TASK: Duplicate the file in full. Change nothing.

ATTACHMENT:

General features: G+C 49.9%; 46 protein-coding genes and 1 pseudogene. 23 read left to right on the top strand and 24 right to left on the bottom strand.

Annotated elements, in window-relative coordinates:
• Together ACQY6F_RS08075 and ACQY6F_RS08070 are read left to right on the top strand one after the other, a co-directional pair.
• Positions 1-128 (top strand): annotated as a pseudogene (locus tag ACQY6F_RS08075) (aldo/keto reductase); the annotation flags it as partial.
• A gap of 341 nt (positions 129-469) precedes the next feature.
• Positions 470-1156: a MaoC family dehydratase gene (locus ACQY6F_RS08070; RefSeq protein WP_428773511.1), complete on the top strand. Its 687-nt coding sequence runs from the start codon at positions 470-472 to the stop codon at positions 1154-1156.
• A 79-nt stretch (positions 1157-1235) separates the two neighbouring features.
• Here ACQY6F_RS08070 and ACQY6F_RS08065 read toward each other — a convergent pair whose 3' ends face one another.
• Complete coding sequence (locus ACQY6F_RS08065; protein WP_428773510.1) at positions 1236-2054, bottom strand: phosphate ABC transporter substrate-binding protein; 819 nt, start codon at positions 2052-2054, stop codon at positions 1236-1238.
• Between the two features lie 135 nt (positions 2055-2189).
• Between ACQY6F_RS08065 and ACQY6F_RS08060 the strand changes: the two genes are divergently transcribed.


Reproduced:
General features: G+C 49.9%; 46 protein-coding genes and 1 pseudogene. 23 read left to right on the top strand and 24 right to left on the bottom strand.

Annotated elements, in window-relative coordinates:
• Together ACQY6F_RS08075 and ACQY6F_RS08070 are read left to right on the top strand one after the other, a co-directional pair.
• Positions 1-128 (top strand): annotated as a pseudogene (locus tag ACQY6F_RS08075) (aldo/keto reductase); the annotation flags it as partial.
• A gap of 341 nt (positions 129-469) precedes the next feature.
• Positions 470-1156: a MaoC family dehydratase gene (locus ACQY6F_RS08070; RefSeq protein WP_428773511.1), complete on the top strand. Its 687-nt coding sequence runs from the start codon at positions 470-472 to the stop codon at positions 1154-1156.
• A 79-nt stretch (positions 1157-1235) separates the two neighbouring features.
• Here ACQY6F_RS08070 and ACQY6F_RS08065 read toward each other — a convergent pair whose 3' ends face one another.
• Complete coding sequence (locus ACQY6F_RS08065; protein WP_428773510.1) at positions 1236-2054, bottom strand: phosphate ABC transporter substrate-binding protein; 819 nt, start codon at positions 2052-2054, stop codon at positions 1236-1238.
• Between the two features lie 135 nt (positions 2055-2189).
• Between ACQY6F_RS08065 and ACQY6F_RS08060 the strand changes: the two genes are divergently transcribed.